Hannah Greep, Banks & Nature Campaign Lead at BankTrack
Natasha Ion, Climate campaigner at BankTrack
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From the 7th until 19th December 2022, governments meet in Canada for the 15th Conference of the Parties (COP) to the Convention on Biological Diversity (CBD). BankTrack will monitor news related to banks and biodiversity during the conference on this page.
COP15 takes place as the world faces multiple, urgent and overlapping global crises. We are facing an acute and rapidly accelerating climate crisis and the planet is heading towards ecological breakdown, which further exacerbates the probability of new pandemics emerging. At the same time, human rights continue to be violated around the world and people are struggling to cope with the immediate consequences of these global crises. It is clear that urgent and decisive action is needed to tackle each of these crises and no one can be solved without addressing the others.
The conference also comes closely after governments met in Egypt for COP27 of the UN Framework Convention on Climate Change (UNFCCC). This conference was marked by successes, particularly the historic Loss and Damage fund, but also major failures, including a final agreement that does not acknowledge all fossil fuels as the root cause of those damages, let alone commit to phase them down or out. You can see more about the bank related news coming out of COP27 in our wrap-up blog.
Biodiversity protection was sidelined during COP27, but it is the main topic being discussed at COP15 as governments negotiate the long-expected Post-2020 Global Biodiversity Framework. BankTrack will be in Montreal focused on getting banks to stop financing the expansion of industries that are driving biodiversity loss, including industrial agriculture, fossil fuels and wood biomass.
Time to move banks beyond burning
Banks play a key role in facilitating the global crises facing society today through the finance they provide to companies or projects that are impacting on nature. While the science is clear that in order to maintain a healthy and livable planet for all we must address the key drivers of biodiversity loss, banks continue to pump huge amounts of money into high risk industries such as industrial agriculture, fossil fuels, wood biomass and other sectors that continue to expand at the expense of nature.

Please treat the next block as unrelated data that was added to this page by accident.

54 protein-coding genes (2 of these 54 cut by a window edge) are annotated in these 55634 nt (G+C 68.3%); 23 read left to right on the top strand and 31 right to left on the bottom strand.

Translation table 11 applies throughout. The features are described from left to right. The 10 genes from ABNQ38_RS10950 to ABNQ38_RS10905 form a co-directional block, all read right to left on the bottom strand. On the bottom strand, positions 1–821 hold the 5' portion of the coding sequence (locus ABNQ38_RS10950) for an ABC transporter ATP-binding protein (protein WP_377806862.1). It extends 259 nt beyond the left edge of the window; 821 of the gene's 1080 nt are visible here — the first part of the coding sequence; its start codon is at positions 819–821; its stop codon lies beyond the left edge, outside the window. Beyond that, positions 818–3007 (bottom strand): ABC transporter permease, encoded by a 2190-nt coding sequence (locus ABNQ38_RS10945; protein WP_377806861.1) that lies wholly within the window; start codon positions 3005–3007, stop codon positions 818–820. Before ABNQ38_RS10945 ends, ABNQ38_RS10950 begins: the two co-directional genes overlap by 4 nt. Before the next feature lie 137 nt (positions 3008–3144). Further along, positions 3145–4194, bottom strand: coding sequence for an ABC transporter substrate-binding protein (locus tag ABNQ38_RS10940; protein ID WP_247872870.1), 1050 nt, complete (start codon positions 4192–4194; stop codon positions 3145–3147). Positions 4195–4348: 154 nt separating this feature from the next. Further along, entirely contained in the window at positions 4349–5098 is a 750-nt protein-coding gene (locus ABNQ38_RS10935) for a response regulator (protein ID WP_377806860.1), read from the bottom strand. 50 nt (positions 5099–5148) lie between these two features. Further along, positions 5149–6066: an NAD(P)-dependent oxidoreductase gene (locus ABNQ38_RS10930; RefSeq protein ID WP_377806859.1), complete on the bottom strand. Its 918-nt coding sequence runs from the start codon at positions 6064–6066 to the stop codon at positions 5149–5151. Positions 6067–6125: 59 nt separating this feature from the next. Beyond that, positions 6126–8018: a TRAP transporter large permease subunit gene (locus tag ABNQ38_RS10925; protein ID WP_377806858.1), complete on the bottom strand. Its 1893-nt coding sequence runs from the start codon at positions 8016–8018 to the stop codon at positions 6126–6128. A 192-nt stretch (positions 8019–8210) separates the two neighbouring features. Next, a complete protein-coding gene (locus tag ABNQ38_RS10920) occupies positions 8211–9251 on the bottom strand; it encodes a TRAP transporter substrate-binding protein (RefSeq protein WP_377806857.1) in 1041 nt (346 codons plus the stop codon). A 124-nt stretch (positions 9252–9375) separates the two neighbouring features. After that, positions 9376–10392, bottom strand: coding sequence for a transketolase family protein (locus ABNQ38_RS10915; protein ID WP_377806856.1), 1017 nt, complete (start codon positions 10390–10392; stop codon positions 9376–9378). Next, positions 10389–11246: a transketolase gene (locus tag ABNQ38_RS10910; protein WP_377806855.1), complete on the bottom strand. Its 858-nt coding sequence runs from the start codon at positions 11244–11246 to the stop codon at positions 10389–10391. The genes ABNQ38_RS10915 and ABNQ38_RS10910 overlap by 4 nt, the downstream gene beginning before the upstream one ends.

Leading financial institutions have pumped USD 267 billion into forest-risk commodity companies since the Paris Agreement, and as of September 2022, investors held USD 40 billion in bonds and shares in those companies destroying the world’s precious forests. Between 2016 - 2021, the world's largest 60 banks financed the fossil fuel industry to the tune of USD 4.6 trillion. This does not match up to their “net zero” commitments or their climate or biodiversity pledges. Additionally, banks are providing finance to the wood biomass industry that has been falsely labelled as renewable, despite its significant carbon emissions.
We are calling on banks to move beyond burning fossil fuels and biomass for energy; beyond burning our planet by facilitating deforestation and accelerating the climate crisis; and beyond burning our future of a healthy and livable planet for all.
To read more about how banks can act urgently and decisively to address these global crises and redirect their finance to those businesses that are supporting a just and equitable transition, see here: on nature; on climate; and on human rights.
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Letter from 51 CSOs to Public Banks and Financiers on their Role in Stopping and Reversing the Biodiversity Crisis
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